In education research and education policy, much attention is paid to schools, curricula, and teachers, but little attention is paid to the characteristics of students. Differences in general cognitive ability (g
) are often overlooked as a source of important variance among schools and in outcomes among students within schools. Standardized test scores such as the SAT and ACT are reasonably good proxies for g
and are available for most incoming college students. Though the idea of g
being important in education is quite old, we present contemporary evidence that colleges and universities in the United States vary considerably in the average cognitive ability of their students, which correlates strongly with other methods (including international methods) of ranking colleges. We also show that these g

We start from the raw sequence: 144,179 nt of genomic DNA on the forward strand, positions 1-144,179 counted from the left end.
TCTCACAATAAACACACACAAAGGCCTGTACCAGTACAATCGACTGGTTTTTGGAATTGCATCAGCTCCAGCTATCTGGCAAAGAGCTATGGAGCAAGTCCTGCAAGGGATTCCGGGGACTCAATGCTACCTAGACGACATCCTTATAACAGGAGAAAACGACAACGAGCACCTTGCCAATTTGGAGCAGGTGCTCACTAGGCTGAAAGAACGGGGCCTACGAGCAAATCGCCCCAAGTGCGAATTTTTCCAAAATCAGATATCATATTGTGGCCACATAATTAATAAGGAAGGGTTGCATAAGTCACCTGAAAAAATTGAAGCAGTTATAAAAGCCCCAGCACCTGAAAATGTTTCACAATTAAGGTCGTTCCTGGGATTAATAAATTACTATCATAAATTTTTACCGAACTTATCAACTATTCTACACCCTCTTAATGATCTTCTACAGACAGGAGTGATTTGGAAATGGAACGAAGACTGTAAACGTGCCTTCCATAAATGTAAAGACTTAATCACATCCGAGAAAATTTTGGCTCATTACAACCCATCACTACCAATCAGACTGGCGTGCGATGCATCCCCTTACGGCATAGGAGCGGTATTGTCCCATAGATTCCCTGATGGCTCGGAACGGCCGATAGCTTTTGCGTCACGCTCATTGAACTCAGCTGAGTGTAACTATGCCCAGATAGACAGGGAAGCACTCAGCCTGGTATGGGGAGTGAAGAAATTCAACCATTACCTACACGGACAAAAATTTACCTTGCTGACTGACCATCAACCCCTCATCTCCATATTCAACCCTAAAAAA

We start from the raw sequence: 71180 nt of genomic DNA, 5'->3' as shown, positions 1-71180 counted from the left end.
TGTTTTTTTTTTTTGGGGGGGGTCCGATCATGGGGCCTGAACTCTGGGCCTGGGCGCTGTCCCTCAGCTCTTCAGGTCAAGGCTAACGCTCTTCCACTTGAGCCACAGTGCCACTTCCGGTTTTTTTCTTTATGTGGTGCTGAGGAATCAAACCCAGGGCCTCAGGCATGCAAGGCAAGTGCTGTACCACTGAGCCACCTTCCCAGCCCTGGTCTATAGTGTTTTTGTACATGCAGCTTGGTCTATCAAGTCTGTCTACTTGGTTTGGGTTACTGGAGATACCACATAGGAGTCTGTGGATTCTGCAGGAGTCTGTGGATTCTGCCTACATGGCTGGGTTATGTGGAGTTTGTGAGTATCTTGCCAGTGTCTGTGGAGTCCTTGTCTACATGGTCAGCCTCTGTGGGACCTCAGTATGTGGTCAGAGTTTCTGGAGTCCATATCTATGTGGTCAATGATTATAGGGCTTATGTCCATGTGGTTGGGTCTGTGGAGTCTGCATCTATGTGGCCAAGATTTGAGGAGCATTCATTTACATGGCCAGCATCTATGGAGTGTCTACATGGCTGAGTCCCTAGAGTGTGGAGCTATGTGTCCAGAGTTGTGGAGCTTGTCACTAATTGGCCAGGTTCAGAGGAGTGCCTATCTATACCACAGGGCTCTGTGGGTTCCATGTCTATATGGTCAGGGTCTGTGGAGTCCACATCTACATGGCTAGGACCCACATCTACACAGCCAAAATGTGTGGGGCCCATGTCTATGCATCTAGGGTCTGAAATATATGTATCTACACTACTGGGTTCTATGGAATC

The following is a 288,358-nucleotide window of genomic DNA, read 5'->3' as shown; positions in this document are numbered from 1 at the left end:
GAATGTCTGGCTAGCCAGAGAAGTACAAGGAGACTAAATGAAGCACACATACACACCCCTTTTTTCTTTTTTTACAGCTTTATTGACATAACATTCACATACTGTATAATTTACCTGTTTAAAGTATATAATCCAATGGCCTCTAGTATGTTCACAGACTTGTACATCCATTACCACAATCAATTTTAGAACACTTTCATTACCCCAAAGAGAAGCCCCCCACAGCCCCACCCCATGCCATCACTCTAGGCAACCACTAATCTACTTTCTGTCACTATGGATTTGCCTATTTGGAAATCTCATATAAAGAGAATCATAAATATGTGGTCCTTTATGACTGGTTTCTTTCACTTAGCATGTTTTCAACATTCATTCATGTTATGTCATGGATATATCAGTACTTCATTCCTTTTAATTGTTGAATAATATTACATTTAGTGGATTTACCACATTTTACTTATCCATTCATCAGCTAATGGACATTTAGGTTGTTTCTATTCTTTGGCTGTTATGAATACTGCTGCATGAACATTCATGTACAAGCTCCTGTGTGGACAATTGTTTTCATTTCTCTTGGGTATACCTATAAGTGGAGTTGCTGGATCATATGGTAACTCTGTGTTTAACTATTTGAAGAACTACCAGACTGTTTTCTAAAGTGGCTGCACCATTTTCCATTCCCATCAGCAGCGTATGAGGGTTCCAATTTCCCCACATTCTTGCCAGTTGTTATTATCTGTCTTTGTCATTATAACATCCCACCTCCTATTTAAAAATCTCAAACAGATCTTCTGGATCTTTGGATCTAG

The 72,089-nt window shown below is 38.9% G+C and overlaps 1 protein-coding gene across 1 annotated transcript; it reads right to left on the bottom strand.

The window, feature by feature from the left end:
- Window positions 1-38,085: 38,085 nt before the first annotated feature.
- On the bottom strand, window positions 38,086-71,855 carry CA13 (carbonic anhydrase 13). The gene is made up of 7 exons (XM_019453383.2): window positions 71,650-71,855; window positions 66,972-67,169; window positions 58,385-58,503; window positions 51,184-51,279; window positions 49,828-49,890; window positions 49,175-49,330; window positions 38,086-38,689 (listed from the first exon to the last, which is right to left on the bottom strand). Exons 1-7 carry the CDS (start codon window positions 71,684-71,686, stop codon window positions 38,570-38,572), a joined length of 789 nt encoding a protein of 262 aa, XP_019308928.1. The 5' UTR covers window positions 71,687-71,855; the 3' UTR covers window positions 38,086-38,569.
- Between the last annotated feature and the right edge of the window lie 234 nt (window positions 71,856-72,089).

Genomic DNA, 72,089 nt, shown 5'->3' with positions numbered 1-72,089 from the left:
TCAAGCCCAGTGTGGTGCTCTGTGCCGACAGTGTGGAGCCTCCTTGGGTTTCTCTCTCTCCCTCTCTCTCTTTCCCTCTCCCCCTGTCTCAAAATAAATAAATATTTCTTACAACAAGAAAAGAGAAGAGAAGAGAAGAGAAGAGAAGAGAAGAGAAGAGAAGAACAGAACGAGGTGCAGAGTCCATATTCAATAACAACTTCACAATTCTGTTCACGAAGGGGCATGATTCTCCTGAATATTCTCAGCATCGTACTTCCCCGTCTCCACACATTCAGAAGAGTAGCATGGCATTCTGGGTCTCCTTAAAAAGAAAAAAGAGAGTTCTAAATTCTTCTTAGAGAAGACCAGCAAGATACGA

differences are reflected in the extent to which graduates of colleges are represented in various high-status and high-income occupations. Finally, we show how including individual-level measures of cognitive ability can substantially increase the statistical power of experiments designed to measure educational treatment effects. We conclude that education policy researchers should give more consideration to the concept of individual differences in cognitive ability as well as other factors.
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